Dante Angelus sees their vehicles everywhere. Often they are unmarked; meaning they have no identification.

They're parked in hotel parking lots. They're driven throughout the communities, looking for customers – or victims. They're parked while the drivers go door-to-door, looking for work.

They're gypsy pavers, who fast-talk individuals into getting work done. Often the work is never completed and if it is, it's likely to be sub-standard.

Angelus is the owner of Motola's Paving Inc. of Lehighton. He personally has been in business since 2002, but acquired a business that has been operating for 40 years.

Even he has been victimized. He said in Franklin Township, a gypsy paver claimed to be Motola's Paving and wanted to spray-seal a driveway.

With the warm weather season upon us, the presence of gypsy pavers has increased. Angelus said a big difference between a gypsy paver and a legitimate contractor is that contractors have to be registered with the Pa. Attorney General's Office.

He said all advertising, proposals, and invoicing must contain the contractor's PA registration number. The gypsy contractors not only are not registered, but often have no identification on their vehicles.

While Angelus is familiar with the paving con artists, there are gypsies preying of people in other construction fields, too.

Sometimes, the results of hiring the gypsies can be more catastrophic than merely sloppy or unfinished work. Just last year, the following incidents were reported locally:

Ÿ Last July, an 89-year-old woman in Mahoning Township had $90,000 in cash stolen from her yesterday after what began as an apparent driveway sealing scam.

According to police, a newer model GMC work van pulled up to the woman's house and a man and a woman, both believed to be in their 40s, began doing unsolicited work on the woman's driveway. He said they "pretended to seal coat the driveway," getting halfway done.

This was done without the woman's permission, he said. Mertz said the operators told her that she didn't have to pay them immediately. The female then distracted the elderly woman, while the male went into the house and searched for valuables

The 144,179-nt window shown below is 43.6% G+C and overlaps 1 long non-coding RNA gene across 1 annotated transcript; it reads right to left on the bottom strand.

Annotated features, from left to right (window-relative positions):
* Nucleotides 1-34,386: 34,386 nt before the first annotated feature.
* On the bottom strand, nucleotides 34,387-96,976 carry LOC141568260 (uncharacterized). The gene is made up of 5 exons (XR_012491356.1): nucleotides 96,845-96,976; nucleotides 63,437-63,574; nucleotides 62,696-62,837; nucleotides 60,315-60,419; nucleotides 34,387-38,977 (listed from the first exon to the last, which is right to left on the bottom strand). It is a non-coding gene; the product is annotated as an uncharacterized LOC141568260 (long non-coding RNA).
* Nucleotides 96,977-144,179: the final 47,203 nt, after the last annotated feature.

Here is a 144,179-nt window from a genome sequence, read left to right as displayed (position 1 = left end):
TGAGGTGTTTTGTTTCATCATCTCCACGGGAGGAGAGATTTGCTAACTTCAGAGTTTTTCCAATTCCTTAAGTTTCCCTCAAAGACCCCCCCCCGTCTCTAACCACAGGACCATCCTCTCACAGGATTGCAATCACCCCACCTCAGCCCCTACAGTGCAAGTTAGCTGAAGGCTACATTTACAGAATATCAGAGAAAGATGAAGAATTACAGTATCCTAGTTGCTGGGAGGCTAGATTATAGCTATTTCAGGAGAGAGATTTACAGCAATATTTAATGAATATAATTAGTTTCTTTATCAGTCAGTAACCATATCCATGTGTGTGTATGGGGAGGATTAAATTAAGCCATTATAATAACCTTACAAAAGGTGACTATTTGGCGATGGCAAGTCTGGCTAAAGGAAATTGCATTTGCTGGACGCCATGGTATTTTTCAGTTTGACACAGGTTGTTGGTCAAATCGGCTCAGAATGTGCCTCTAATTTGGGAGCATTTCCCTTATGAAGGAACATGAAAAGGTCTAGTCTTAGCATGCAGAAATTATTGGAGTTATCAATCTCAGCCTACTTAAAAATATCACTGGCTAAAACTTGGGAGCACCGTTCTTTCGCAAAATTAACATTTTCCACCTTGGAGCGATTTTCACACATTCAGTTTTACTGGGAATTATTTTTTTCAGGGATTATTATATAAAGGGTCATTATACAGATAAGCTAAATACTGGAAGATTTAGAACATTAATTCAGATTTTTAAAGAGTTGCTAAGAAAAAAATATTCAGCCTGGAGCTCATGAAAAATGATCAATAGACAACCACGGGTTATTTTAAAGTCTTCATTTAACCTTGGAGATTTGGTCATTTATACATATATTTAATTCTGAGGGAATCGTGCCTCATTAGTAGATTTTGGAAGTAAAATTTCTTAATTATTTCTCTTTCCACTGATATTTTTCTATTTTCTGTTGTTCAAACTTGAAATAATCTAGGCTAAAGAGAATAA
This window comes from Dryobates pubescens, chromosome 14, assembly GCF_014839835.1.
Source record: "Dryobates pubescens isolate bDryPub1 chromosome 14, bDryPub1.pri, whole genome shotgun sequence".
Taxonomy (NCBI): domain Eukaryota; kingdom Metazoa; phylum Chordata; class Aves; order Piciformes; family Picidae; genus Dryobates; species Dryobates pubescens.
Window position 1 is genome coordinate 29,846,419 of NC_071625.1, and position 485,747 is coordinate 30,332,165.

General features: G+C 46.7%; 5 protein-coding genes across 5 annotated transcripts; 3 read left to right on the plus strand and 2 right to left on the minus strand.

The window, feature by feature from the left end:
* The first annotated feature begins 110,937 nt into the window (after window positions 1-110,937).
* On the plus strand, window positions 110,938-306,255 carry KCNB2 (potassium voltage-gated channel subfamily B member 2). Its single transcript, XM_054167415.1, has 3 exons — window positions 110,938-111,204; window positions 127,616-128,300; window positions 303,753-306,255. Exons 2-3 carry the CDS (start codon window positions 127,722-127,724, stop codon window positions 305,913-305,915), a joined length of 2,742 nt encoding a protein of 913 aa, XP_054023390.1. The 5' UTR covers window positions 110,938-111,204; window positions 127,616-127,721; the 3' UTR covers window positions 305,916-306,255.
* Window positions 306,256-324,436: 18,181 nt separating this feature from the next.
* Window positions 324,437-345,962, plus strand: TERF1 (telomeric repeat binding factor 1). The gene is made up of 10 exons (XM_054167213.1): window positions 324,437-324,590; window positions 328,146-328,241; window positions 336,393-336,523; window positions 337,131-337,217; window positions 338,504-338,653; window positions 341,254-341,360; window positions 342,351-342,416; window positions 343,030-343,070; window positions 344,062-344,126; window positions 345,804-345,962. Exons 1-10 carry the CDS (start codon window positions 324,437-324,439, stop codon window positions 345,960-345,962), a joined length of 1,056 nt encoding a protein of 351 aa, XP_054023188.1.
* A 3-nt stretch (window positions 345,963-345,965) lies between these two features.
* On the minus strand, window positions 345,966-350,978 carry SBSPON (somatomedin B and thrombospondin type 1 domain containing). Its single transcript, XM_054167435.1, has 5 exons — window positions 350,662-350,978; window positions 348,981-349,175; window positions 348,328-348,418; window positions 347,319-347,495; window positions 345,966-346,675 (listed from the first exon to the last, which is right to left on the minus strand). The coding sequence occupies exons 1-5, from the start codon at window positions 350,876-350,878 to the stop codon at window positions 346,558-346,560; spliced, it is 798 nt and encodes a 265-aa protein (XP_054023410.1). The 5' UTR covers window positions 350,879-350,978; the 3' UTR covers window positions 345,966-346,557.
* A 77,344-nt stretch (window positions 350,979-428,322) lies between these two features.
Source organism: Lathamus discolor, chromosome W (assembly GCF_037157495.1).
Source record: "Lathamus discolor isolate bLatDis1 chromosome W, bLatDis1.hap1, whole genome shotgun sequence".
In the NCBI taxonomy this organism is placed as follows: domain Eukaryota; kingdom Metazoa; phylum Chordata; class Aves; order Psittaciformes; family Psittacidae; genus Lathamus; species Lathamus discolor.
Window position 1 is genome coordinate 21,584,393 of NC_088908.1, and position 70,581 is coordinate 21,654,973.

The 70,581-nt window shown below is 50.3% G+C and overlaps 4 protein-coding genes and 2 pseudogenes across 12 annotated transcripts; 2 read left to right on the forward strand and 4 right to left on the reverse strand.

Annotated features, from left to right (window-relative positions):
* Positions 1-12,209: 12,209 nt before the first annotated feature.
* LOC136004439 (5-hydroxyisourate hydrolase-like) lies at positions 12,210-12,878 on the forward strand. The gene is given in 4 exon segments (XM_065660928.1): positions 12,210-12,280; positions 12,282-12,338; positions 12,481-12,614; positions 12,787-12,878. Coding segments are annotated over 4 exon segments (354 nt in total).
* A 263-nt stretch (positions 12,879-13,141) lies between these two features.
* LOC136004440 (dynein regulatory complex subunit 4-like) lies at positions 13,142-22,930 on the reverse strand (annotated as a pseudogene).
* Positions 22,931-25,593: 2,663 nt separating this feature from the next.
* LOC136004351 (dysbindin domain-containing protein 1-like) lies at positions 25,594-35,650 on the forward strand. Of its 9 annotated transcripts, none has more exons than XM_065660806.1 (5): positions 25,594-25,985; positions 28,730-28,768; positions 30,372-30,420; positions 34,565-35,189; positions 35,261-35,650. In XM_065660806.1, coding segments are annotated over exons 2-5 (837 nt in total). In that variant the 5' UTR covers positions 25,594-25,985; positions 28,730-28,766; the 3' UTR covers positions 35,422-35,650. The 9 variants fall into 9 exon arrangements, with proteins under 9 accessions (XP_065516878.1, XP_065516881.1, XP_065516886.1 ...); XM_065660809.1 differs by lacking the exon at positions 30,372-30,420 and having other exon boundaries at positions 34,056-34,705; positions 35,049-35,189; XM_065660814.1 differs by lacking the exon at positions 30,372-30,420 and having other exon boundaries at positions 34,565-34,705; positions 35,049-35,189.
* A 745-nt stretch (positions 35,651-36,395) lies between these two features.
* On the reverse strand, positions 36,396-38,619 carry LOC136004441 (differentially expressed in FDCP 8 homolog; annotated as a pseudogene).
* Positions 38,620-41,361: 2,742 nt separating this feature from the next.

Ÿ Two weeks later, between $70,000 and $80,000 was stolen from a 92-year-old Lehighton woman by a flimflam artist. Lehighton Police said the incident happened when a male, posing as a repair man, entered the woman's home, said he would be doing needed repairs in the basement, then stole her savings.

Ÿ In Franklin Township, a paving scam resulted in an elderly male being conned out of an unspecified amount of money.

Ÿ Two years ago in Nesquehoning, a contractor knocked on the door of a couple and wanted to pave their driveway. The couple was undecided. When they returned home, they found their driveway was repaved and a man was there demanding payment.

Angelus said, "Gypsy pavers have a reputation of going door-to-door looking for work. They claim to be 'in the area' and able to offer great deals but only if the job is done immediately. Or, claiming to have 'leftover' material from another project and can do your driveway right now."

He said most municipalities have "no soliciting" ordinances which technically make the practice illegal.

Also, he said no reputable company will go door-to-door soliciting work. Business is conducted by the consumer contacting a company looking for work.

"Asphalt is an expensive product," Angelus said. "If a company has more than several tons left over from a supposed other project, then they certainly don't know how to calculate their material needs. More likely, it is a complete lie just to get you to commit to doing a job immediately for an inflated price without having the option to shop for the contractor and price of your choosing."

The local paver said he has seen gypsies from New Jersey, from the Allentown area, and from many other locations. Some have Lehighton telephone numbers, some have Jim Thorpe phone numbers, and some have New Jersey phone numbers. A local phone number doesn't mean they are a local or a legitimate firm.

Some even carry business cards with a name and phone number, and a proclamation "Jesus saves," said Angelus. "It's all a big ploy."

According to Angelus, the problem is more prevalent than most people realize.

"It has really gotten bad over the years," he said.

He continued, "This happens pretty much every day and people are just taking their lumps. Some people don't even file a a complaint with the appropriate authorities. They simply take the beating and are left to feel powerless."

He added, "This has to stop."